A blue-eyed black lemur baby
For three consecutive years, a female Blue-eyed black lemur has given birth to a youngling in Zoo Ostrava. She successfully raised her babies born in 2017 (female) and 2018 (male) and this year’s baby lemur is expected to be successfully raised, too. Every naturally raised young lemur (i.e. raised by its mother) is very important for saving this critically endangered primate.
Since the European population of Blue-eyed black lemurs is only 30, each born and successfully raised youngling is great news. Two baby lemurs were born in the USA this year, but they did not survive, so the Ostrava’s youngling is the only baby blue-eyed black lemur that has survived this year!
Currently, only a few females are fertile in Europe, but only the Ostrava female raises its offspring naturally, the others do not take care of the young, which are then raised artificially (i.e. by humans). But this, too, confirms that the natural raising by the mother (parents) and minimal intervention by humans is the only right way to raise (not only) lemurs, because no artificially raised Blue-eyed black lemur has ever reproduced in Europe.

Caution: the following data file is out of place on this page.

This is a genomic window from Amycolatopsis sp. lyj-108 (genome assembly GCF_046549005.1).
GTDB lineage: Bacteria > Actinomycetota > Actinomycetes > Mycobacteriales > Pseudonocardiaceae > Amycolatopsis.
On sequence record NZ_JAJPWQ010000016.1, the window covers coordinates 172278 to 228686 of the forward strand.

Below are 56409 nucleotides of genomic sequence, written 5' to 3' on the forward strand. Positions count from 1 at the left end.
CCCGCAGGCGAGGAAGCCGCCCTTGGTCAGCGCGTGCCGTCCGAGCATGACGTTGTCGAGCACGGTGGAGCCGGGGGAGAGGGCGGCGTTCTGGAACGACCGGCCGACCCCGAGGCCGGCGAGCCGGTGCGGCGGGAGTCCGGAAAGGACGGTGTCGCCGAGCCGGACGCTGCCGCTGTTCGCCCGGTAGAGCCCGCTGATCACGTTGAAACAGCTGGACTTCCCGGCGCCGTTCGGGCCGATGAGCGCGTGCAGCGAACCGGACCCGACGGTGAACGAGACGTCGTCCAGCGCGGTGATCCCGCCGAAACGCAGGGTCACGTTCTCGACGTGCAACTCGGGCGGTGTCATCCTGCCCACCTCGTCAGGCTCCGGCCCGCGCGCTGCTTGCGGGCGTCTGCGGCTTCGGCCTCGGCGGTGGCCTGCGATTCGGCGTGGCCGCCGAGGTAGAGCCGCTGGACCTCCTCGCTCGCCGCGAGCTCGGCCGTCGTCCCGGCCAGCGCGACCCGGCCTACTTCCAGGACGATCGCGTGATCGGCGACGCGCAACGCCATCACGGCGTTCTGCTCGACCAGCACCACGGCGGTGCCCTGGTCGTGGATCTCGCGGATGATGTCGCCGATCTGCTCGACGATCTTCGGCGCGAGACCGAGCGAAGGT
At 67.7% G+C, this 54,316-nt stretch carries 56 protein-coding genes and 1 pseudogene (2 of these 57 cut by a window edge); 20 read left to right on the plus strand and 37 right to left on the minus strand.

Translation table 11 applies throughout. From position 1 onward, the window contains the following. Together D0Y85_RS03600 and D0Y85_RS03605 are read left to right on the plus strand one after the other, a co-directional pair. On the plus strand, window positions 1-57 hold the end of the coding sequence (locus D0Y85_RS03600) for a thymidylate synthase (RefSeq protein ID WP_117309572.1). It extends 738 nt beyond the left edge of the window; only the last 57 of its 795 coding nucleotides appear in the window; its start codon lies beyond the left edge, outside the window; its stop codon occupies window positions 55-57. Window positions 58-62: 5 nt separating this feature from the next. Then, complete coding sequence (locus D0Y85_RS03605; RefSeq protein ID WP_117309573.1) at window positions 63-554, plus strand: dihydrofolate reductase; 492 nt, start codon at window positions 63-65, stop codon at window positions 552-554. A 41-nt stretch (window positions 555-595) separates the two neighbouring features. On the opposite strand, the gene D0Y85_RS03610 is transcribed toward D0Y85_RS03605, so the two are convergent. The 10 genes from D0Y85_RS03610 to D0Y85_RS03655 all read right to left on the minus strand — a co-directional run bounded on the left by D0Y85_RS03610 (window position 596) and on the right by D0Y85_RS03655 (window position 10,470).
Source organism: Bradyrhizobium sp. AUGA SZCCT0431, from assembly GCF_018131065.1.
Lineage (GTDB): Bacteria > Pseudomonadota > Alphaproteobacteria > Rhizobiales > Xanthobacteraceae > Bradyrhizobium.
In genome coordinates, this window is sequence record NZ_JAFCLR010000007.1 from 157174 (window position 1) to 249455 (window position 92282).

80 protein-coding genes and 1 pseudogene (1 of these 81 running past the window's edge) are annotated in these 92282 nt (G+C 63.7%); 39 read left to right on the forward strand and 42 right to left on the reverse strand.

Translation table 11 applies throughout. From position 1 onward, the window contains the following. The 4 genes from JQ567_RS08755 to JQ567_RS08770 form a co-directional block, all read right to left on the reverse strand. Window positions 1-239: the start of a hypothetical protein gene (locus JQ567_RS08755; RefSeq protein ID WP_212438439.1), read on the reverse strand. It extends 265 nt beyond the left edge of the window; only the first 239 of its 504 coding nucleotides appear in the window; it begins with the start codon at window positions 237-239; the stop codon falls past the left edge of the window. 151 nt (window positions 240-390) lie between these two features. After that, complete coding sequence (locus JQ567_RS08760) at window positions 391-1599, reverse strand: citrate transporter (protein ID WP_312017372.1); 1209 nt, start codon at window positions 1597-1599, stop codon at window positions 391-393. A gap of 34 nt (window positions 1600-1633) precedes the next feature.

In 2005, Zoo Ostrava became a member of the non-governmental organization AEECL (Lemur Conservation Association), which organises the international rescue project Sahamalaza. There are over 30 ZOOs involved. It contributes to the protection of fragile biodiversity directly in the homeland of lemurs – in Madagascar. The project includes not only researching and rescuing Blue-eyed black lemurs, but also other endemic animals and plants living there, as well as protecting the entire ecosystem, building schools, innovation and eco-friendly farming, teaching children, digging wells, afforestation, etc.
Every visitor to Zoo Ostrava is also involved in the rescue of the Blue-eyed black lemur through “Two Koruna from Every Ticket”, a programme from which the Sahamalaza project is also funded. Last year CZK 190,000 was collected for this animal during the third year of the Ostrava Zoo charity run, which was focused on the Blue-eyed black lemur and the Sahamalaza project.
Source: ZOO Ostrava press release; photo: Pavel Vlček